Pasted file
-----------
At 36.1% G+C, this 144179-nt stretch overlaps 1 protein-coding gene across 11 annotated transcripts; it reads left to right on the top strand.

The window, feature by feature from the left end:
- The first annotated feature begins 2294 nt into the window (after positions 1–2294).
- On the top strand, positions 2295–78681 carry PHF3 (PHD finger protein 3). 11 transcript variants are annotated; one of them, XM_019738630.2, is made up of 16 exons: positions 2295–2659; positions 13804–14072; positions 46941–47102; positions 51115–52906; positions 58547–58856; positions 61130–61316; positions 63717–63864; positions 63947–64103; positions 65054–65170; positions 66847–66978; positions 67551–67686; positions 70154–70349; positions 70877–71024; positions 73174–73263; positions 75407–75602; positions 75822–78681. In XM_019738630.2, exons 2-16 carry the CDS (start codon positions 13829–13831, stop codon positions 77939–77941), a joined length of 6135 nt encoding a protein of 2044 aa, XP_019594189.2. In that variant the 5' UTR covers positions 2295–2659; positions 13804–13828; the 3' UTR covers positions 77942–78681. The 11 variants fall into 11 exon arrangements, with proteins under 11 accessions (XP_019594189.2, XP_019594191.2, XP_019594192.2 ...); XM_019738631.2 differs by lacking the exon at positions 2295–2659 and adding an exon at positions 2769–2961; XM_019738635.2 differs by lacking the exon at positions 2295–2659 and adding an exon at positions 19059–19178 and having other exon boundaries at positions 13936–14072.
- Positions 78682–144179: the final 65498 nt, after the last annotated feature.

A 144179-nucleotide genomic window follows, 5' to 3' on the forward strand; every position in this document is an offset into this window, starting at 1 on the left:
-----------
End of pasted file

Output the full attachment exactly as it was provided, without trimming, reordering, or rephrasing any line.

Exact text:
At 36.1% G+C, this 144179-nt stretch overlaps 1 protein-coding gene across 11 annotated transcripts; it reads left to right on the top strand.

The window, feature by feature from the left end:
- The first annotated feature begins 2294 nt into the window (after positions 1–2294).
- On the top strand, positions 2295–78681 carry PHF3 (PHD finger protein 3). 11 transcript variants are annotated; one of them, XM_019738630.2, is made up of 16 exons: positions 2295–2659; positions 13804–14072; positions 46941–47102; positions 51115–52906; positions 58547–58856; positions 61130–61316; positions 63717–63864; positions 63947–64103; positions 65054–65170; positions 66847–66978; positions 67551–67686; positions 70154–70349; positions 70877–71024; positions 73174–73263; positions 75407–75602; positions 75822–78681. In XM_019738630.2, exons 2-16 carry the CDS (start codon positions 13829–13831, stop codon positions 77939–77941), a joined length of 6135 nt encoding a protein of 2044 aa, XP_019594189.2. In that variant the 5' UTR covers positions 2295–2659; positions 13804–13828; the 3' UTR covers positions 77942–78681. The 11 variants fall into 11 exon arrangements, with proteins under 11 accessions (XP_019594189.2, XP_019594191.2, XP_019594192.2 ...); XM_019738631.2 differs by lacking the exon at positions 2295–2659 and adding an exon at positions 2769–2961; XM_019738635.2 differs by lacking the exon at positions 2295–2659 and adding an exon at positions 19059–19178 and having other exon boundaries at positions 13936–14072.
- Positions 78682–144179: the final 65498 nt, after the last annotated feature.

A 144179-nucleotide genomic window follows, 5' to 3' on the forward strand; every position in this document is an offset into this window, starting at 1 on the left: